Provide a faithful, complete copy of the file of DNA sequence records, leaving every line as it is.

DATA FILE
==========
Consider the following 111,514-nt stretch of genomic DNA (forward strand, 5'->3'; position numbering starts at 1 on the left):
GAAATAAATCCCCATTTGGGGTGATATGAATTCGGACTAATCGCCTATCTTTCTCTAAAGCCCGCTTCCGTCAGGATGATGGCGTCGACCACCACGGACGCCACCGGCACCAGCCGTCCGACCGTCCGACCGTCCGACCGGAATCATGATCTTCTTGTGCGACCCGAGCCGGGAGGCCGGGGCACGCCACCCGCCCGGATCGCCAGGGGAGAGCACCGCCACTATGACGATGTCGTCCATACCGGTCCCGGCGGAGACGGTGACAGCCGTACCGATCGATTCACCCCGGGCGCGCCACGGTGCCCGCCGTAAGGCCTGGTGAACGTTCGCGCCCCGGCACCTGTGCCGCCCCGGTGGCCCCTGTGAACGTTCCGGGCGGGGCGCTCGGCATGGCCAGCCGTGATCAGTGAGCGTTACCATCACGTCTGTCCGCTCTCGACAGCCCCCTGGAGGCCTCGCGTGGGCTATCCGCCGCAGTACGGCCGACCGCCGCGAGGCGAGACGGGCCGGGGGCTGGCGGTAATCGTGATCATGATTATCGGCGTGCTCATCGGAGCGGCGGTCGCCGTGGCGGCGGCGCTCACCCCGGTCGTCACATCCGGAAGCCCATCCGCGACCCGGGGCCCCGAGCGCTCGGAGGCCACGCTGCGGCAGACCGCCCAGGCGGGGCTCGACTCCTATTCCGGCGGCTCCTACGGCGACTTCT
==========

Consider the following 111,514-nt stretch of genomic DNA (forward strand, 5'->3'; position numbering starts at 1 on the left):
GAAATAAATCCCCATTTGGGGTGATATGAATTCGGACTAATCGCCTATCTTTCTCTAAAGCCCGCTTCCGTCAGGATGATGGCGTCGACCACCACGGACGCCACCGGCACCAGCCGTCCGACCGTCCGACCGTCCGACCGGAATCATGATCTTCTTGTGCGACCCGAGCCGGGAGGCCGGGGCACGCCACCCGCCCGGATCGCCAGGGGAGAGCACCGCCACTATGACGATGTCGTCCATACCGGTCCCGGCGGAGACGGTGACAGCCGTACCGATCGATTCACCCCGGGCGCGCCACGGTGCCCGCCGTAAGGCCTGGTGAACGTTCGCGCCCCGGCACCTGTGCCGCCCCGGTGGCCCCTGTGAACGTTCCGGGCGGGGCGCTCGGCATGGCCAGCCGTGATCAGTGAGCGTTACCATCACGTCTGTCCGCTCTCGACAGCCCCCTGGAGGCCTCGCGTGGGCTATCCGCCGCAGTACGGCCGACCGCCGCGAGGCGAGACGGGCCGGGGGCTGGCGGTAATCGTGATCATGATTATCGGCGTGCTCATCGGAGCGGCGGTCGCCGTGGCGGCGGCGCTCACCCCGGTCGTCACATCCGGAAGCCCATCCGCGACCCGGGGCCCCGAGCGCTCGGAGGCCACGCTGCGGCAGACCGCCCAGGCGGGGCTCGACTCCTATTCCGGCGGCTCCTACGGCGACTTCT